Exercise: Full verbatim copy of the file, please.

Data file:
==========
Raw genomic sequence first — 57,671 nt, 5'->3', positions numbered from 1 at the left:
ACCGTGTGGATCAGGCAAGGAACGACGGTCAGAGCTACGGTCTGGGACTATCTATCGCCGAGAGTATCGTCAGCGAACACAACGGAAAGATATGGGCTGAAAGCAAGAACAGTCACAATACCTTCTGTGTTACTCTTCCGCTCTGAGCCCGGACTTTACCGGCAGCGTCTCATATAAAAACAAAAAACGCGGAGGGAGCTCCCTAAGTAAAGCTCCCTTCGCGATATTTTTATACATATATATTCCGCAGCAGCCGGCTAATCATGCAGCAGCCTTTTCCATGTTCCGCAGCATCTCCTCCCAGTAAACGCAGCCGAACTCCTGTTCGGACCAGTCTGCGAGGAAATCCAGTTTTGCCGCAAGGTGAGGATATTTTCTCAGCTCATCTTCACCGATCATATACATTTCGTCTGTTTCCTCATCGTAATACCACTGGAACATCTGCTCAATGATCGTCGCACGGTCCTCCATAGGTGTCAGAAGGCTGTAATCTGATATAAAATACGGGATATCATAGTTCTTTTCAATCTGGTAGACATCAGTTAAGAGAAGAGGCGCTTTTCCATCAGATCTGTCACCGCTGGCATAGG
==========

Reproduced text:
Raw genomic sequence first — 57,671 nt, 5'->3', positions numbered from 1 at the left:
ACCGTGTGGATCAGGCAAGGAACGACGGTCAGAGCTACGGTCTGGGACTATCTATCGCCGAGAGTATCGTCAGCGAACACAACGGAAAGATATGGGCTGAAAGCAAGAACAGTCACAATACCTTCTGTGTTACTCTTCCGCTCTGAGCCCGGACTTTACCGGCAGCGTCTCATATAAAAACAAAAAACGCGGAGGGAGCTCCCTAAGTAAAGCTCCCTTCGCGATATTTTTATACATATATATTCCGCAGCAGCCGGCTAATCATGCAGCAGCCTTTTCCATGTTCCGCAGCATCTCCTCCCAGTAAACGCAGCCGAACTCCTGTTCGGACCAGTCTGCGAGGAAATCCAGTTTTGCCGCAAGGTGAGGATATTTTCTCAGCTCATCTTCACCGATCATATACATTTCGTCTGTTTCCTCATCGTAATACCACTGGAACATCTGCTCAATGATCGTCGCACGGTCCTCCATAGGTGTCAGAAGGCTGTAATCTGATATAAAATACGGGATATCATAGTTCTTTTCAATCTGGTAGACATCAGTTAAGAGAAGAGGCGCTTTTCCATCAGATCTGTCACCGCTGGCATAGG